CHINATOWN — Although New York City has the largest Chinese population in any city in the world outside China, no one in the city has been confirmed with the coronavirus. The disease started in the central Chinese city of Wuhan at the end of last year and has spread throughout the world.
As of Feb. 23, the virus has claimed the lives of 2,445 people. There has been 78,811 reported cases, most of them in China, according to the World Health Organization.
Still, despite no reported cases in New York, the disease has struck fear in the city’s three “Chinatowns” — the official Chinatown in Manhattan; and Flushing, Queens, and Sunset Park, Brooklyn. That anxiety has depressed businesses in those neighborhoods and prompted xenophobic attacks on people of Asian descent.
Global hysteria over the severe acute respiratory syndrome (SAR) caused by the new coronavirus — officially called COVID-19 — is affecting many of New York’s Chinese-owned and operated businesses, many of whom are suffering the impact over fears of the outbreak.
The virus started in Wuhan, about 500 miles west of Shanghai, China, and until now, more than 2,100 people around the world have died, according to CNN. All but eight deaths occurred in mainland China, the majority in the epicenter of the outbreak, in central Hubei province.
Local business owners expressed their growing concerns.
“We have been severely affected by the coronavirus. Frankly, the business has been gangbusters for the past year, and it dropped 40 percent in the past week,” James Tierney Tang, who owns Hwa Yuan restaurant in Chinatown, told New York Magazine in early February.
Tourism Economics predicts a 28 percent decrease in tourism to the U.S. from China this year, or about $5.8 billion less in spending. Coronavirus is expected to cost the travel industry more than $10 billion over the next four years, according to Business Insider.
“Business owners are telling us that revenues are down 40 percent in Chinatown,” Gregg Bishop, commissioner of the Department of Small Business Services, told CNBC. “Consumers should not be afraid to go to Chinatowns across cities and support small businesses.”
“I want to tell people it’s okay because there’s no one with the virus in New York,” said one business owner in Flushing, who is from Wuhan.
“In general, my business has been slow for the past week,” Chi Vy Ngo, General Manager of New York Bo Ky Restaurant, echoed.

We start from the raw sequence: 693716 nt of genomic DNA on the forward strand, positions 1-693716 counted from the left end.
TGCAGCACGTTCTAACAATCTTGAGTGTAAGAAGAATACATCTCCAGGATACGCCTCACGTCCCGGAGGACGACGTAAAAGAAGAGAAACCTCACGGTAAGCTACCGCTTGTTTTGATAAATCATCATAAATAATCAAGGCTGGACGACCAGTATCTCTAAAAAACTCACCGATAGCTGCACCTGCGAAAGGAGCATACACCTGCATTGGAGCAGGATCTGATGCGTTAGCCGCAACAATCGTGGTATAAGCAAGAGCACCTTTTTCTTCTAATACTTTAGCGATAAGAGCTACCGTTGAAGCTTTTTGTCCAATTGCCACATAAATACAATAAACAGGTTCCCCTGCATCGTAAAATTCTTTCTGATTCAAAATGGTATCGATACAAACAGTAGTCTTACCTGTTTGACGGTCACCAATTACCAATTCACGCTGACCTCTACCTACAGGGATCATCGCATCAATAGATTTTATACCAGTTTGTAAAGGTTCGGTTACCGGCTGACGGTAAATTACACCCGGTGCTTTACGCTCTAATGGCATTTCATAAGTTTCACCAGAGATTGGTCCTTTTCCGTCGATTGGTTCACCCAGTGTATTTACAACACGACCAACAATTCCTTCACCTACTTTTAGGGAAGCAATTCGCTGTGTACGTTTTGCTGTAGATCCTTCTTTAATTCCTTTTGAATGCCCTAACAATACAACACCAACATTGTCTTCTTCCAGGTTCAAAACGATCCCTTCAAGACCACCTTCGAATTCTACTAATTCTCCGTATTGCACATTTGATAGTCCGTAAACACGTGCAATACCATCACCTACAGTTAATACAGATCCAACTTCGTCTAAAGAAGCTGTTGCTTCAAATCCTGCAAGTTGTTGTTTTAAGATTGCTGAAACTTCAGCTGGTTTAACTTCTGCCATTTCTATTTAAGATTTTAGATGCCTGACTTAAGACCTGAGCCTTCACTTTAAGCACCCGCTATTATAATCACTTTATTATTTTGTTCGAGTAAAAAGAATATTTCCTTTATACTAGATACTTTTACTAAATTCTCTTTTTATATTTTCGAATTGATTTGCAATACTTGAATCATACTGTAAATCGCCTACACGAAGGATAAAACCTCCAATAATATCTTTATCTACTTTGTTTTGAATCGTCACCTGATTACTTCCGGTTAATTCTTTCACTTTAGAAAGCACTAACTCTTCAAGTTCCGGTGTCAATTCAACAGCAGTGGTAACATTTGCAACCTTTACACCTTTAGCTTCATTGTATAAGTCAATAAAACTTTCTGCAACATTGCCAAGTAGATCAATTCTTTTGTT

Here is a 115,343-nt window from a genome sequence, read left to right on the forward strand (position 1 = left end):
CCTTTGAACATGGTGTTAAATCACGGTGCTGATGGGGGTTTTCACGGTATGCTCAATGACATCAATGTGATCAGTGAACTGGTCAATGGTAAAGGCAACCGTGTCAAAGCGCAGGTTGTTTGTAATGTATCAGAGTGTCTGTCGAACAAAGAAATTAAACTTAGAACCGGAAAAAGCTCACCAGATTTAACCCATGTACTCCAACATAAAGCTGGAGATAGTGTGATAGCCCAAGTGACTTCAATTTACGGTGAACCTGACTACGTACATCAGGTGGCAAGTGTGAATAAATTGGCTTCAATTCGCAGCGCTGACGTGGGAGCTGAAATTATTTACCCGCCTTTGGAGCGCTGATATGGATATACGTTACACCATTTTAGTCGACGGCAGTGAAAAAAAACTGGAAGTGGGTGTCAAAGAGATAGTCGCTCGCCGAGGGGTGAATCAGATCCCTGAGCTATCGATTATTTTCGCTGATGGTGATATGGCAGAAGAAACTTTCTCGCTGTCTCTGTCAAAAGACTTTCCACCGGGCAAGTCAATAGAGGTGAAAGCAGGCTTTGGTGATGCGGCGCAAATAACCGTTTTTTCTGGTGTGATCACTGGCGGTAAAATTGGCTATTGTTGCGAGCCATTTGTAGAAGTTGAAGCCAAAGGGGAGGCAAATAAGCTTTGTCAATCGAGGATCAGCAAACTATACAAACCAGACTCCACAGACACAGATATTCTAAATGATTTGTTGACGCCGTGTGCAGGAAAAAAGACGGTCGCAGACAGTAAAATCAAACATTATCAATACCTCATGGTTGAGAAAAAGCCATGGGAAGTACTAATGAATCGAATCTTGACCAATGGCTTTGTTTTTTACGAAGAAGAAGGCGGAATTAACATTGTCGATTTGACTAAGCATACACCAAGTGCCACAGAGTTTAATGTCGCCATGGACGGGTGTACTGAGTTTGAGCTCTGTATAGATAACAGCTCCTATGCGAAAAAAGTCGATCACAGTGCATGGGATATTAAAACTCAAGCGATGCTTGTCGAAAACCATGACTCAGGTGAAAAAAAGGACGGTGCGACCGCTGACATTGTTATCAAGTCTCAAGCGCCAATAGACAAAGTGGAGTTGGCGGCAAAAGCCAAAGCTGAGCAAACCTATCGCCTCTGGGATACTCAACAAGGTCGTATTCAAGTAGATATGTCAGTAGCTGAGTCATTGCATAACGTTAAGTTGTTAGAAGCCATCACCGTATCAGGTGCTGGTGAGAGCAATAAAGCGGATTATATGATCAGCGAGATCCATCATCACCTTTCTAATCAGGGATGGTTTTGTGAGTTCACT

City councilwoman Margaret S. Chin, who represents District 1 in lower Manhattan, is encouraging people to support Chinese businesses.
“Sadly we’ve been seeing Asian New Yorkers and small businesses punished for the anxieties caused by the coronavirus,” said Chin in a statement. “We are committed to turning crisis into opportunity … to show love to Chinatown and defy the growing ignorance and fearmongering. I encourage New Yorkers to show their solidarity and visit their local Chinatown restaurants and shops.”
Meanwhile, coronavirus fears have also prompted xenophobic attacks.
“When epidemics happen, people look for others to blame,” said Bishop Nicholas DiMarzio, condemning these attacks at a Feb. 16 Mass at St. Michael’s in Flushing with the Chinese community. “The Chinese people are here in great numbers. We want to take that burden from them.”
The majority of New York’s Chinese immigrants live in the Diocese of Brooklyn, nearly split between Brooklyn and Queens.
Bishop DiMarzio said that a pastoral letter will be released on Ash Wednesday, hoping to give strength and encouragement to the shaken community.
New York’s own Guardian Angels are also helping to fight the xenophobic attacks. They have physically intervened in Chinatown’s Canal Street subway station, and have stopped teenagers harassing elderly Asians.
The group’s presence is both a “relief” to some and “shocking” to others, mainly because many Chinese communities don’t know what to do, Sliwa said.
“You see it in people’s eyes; [the] fear, fright, hysteria and hype. This leads to confrontations and harassment,” he said. Sliwa would like to recruit more Chinese-speaking Guardian Angels to help combat xenophobia and establish trust.
“The idea is to recruit Chinese [people] themselves to help with these patrols, since they speak the language, especially during coronavirus time,” he said.
“I don’t see this going away anytime soon. The longer this is on the news, the more fear, fright and hysteria will go around. People will start looking at Asian people as if they’re a disease.”
Father John E. Vesey, the pastor of St. Michael’s Church in Flushing, the epicenter of the Chinese community in the diocese, expressed his concerns about Chinese people.
“The biggest concern is the growth of the virus, and the fear of the people. I have never seen people affected so much for anything, like the fear of the coronavirus,” Father Vesey said.
“[Flushing] is the center of cuisine for China, but people are staying home. You could see it in our empty streets … They have quarantined themselves out of fear.”
But Father Kangqiang (Joseph) Lu, who leads the Chinese ministry at Our Lady of Perpetual Help in Sunset Park, said it’s been business “as usual” at his parish. Parishioners aren’t wearing masks, and he hasn’t heard of any incidents.
Unlike the situation in Hong Kong, where public Masses have been cancelled for coronavirus safety reasons, there’s been no need to cancel services at Our Lady of Perpetual Help.
“It’s sad, but it’s also dangerous … We would reduce Mass too if it was a problem here,” Father Lu said. “For us, we must continue to have faith, to trust in God, and He will [keep everyone] safe and healthy. We must pray for the sick.”